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Connecticut Proposes Gas Tax Holiday


7 Eleven East Haven CT/Flickr


ELIOT SCHIAPARELLI, BYLINE:

Motorists in Connecticut could soon have some relief from high gas prices. Yesterday, the state legislature passed a gas tax holiday…a three month break from state taxes collected at the pump.


Other states including Maryland and Georgia have also proposed or passed gas tax cuts.


Zheli He is an economist with The University of Pennsylvania’s Penn Wharton Budget Model. She and her colleagues analyzed what a suspension of the federal gas tax would mean for consumers. I asked her just how much gas tax cuts could save drivers.


ZHELI HE:

What we find is, if we suspend the federal gasoline tax from March to December this year, it will lower the average gasoline spending per capita by between $16 and $47 depending on the modeling assumption, but at the same time, it's going to lower the federal tax revenue by around $20 billion over that period.


SCHIAPARELLI:

Break that down for me again. So if the federal government lowers the tax… consumers aren’t necessarily going to see the full amount of that tax decrease?


HE:

It's unlikely that users will pass the entire savings to consumers in the form of lower prices. So what you will see is, the prices would reduce by a smaller amount, compared to the amount of the suspended taxes. The tax burden is going to be shared between the consumers and producers. And typically, it really depends on how the market in gasoline works. So usually more of the tax burden falls on the market where people are less able to respond. Demand for gasoline in the short run is pretty inelastic. So that basically means consumers it's not easy for them to lower their consumption in response to higher prices. So some of them have to drive to work. And that's their main mode of transportation. So it's not easy to switch to different transportation modes. So in that case, producers basically don't have to lower the price as much because they know consumers don't have as much room to respond. And so in that case, they will only pass and have or just a portion of the lower taxes to consumers in the form of lower prices.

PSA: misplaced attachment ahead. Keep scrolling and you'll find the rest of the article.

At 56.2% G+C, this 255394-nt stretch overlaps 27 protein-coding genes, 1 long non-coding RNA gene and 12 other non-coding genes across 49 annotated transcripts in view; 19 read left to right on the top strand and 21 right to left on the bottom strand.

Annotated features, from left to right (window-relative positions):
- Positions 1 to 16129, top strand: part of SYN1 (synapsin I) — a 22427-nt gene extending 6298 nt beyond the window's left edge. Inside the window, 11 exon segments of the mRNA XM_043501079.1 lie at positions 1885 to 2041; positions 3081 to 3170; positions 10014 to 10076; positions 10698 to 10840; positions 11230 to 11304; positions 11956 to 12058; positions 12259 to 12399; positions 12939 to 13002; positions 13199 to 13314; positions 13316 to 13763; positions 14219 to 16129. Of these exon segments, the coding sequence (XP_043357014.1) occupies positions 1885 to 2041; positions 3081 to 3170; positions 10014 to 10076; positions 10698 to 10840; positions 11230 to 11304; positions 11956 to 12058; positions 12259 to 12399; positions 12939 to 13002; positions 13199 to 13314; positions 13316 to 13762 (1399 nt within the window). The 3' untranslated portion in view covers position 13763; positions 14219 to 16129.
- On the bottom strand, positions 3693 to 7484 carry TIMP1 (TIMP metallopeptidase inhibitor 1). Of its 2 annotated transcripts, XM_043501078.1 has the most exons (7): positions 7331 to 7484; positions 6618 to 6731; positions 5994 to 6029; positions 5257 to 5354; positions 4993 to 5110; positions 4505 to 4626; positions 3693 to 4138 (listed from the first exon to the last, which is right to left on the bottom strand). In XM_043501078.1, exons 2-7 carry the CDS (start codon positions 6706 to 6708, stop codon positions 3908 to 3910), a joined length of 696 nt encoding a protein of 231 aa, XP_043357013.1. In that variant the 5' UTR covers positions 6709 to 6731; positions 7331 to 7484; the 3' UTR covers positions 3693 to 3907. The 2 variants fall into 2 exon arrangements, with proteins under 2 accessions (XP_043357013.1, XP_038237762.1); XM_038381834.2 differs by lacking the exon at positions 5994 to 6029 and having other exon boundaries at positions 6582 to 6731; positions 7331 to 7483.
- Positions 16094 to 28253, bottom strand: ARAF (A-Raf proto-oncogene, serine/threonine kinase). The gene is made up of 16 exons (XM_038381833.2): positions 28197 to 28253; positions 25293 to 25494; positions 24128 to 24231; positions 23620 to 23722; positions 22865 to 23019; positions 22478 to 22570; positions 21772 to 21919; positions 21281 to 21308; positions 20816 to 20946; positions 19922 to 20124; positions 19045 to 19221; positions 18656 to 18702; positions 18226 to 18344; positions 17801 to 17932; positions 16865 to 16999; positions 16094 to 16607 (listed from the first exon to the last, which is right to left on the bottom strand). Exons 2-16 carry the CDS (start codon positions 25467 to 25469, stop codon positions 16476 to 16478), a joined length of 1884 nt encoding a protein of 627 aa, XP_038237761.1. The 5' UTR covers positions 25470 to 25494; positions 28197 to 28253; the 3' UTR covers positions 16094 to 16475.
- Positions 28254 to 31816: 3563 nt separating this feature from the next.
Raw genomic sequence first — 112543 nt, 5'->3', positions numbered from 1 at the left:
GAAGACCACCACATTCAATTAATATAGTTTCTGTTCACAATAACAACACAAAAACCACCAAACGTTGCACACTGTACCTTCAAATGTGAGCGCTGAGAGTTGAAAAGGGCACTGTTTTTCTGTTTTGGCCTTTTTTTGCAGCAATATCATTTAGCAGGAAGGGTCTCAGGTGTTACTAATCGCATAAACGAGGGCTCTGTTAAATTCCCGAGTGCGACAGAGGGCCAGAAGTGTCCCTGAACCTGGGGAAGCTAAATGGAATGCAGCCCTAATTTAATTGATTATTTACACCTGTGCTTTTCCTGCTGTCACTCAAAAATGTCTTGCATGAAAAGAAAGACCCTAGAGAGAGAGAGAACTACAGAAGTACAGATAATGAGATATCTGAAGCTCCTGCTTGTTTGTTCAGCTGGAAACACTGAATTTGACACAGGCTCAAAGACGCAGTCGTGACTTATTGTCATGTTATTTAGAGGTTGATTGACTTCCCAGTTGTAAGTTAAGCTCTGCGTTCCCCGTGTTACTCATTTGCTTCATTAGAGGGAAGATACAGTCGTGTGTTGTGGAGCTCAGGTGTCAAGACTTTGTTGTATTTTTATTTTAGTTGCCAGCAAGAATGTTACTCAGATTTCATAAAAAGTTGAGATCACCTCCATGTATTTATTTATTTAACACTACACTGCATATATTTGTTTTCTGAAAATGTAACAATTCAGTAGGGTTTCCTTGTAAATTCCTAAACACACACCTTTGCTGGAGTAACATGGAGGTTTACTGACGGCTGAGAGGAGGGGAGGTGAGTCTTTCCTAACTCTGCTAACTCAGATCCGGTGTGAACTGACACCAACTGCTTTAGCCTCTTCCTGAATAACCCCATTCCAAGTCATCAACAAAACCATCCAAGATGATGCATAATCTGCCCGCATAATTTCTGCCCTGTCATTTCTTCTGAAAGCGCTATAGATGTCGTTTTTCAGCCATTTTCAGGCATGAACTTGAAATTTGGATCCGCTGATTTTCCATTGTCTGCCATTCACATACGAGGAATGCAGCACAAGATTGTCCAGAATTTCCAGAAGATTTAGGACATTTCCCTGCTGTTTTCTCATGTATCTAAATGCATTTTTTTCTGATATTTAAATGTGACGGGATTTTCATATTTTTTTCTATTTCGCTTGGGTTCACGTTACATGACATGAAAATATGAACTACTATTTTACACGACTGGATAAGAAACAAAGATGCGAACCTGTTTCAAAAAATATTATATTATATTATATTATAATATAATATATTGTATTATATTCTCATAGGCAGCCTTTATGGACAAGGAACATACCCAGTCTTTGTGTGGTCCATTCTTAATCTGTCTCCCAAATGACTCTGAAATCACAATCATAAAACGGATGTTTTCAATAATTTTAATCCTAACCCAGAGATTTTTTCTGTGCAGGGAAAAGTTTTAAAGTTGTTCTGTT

SCHIAPARELLI:

Will the loss of this revenue affect government spending on infrastructure and highways and how can consumers expect to see that?


HE:

So basically, the revenue from the federal gasoline tax is used for the Highway Trust Fund and that helps to finance almost most of the government spending highway and also mass transit. So with a loss of $20 billion over the banks, it's going to have a huge impact on the solvency of the trust fund. And it has already been experiencing some issues with not enough revenue. And so we will definitely see a problem with the Highway Trust Fund. And that will, again, just have a negative impact on the amount of finances for the highway and mass transit, when really we need it the most.


SCHIAPARELLI:

Since gas taxes are such a small overall part of the price of gas is there a better way to decrease the price of gas than to change the taxes?


HE:

The price of crude oil is one of the biggest factors that affect the retail price of gasoline. And we know that oil prices have also been surging recently. So it reached over $130 per barrel at one time recently. And so that's basically again, due to how the market works. So back at the onset of the pandemic, a lot of producers reduced their output significantly, right, because the demand for say, diesel gasoline dropped a lot because of the lockdowns and more economies opened up and demand quickly just outpaced supply. And producers have been having a hard time trying to catch up with the increased demand. So a lot of oil companies have decided not to increase drilling, and just because of fear of a collapse in prices. And so I mentioned earlier, gasoline demand is pretty stable in the short run. So the best way to keep prices in check will be to increase supply. And so the US and also some International Energy Agency member countries have agreed to release 60 million barrels from their emergency stockpiles. So that will increase supply and that will be helpful.


SCHIAPARELLI:

Zheli He, Thank you


HE:

Thank you so much for having me


Eliot Schiaparelli, Columbia Radio News


7 Eleven East Haven CT/Flickr

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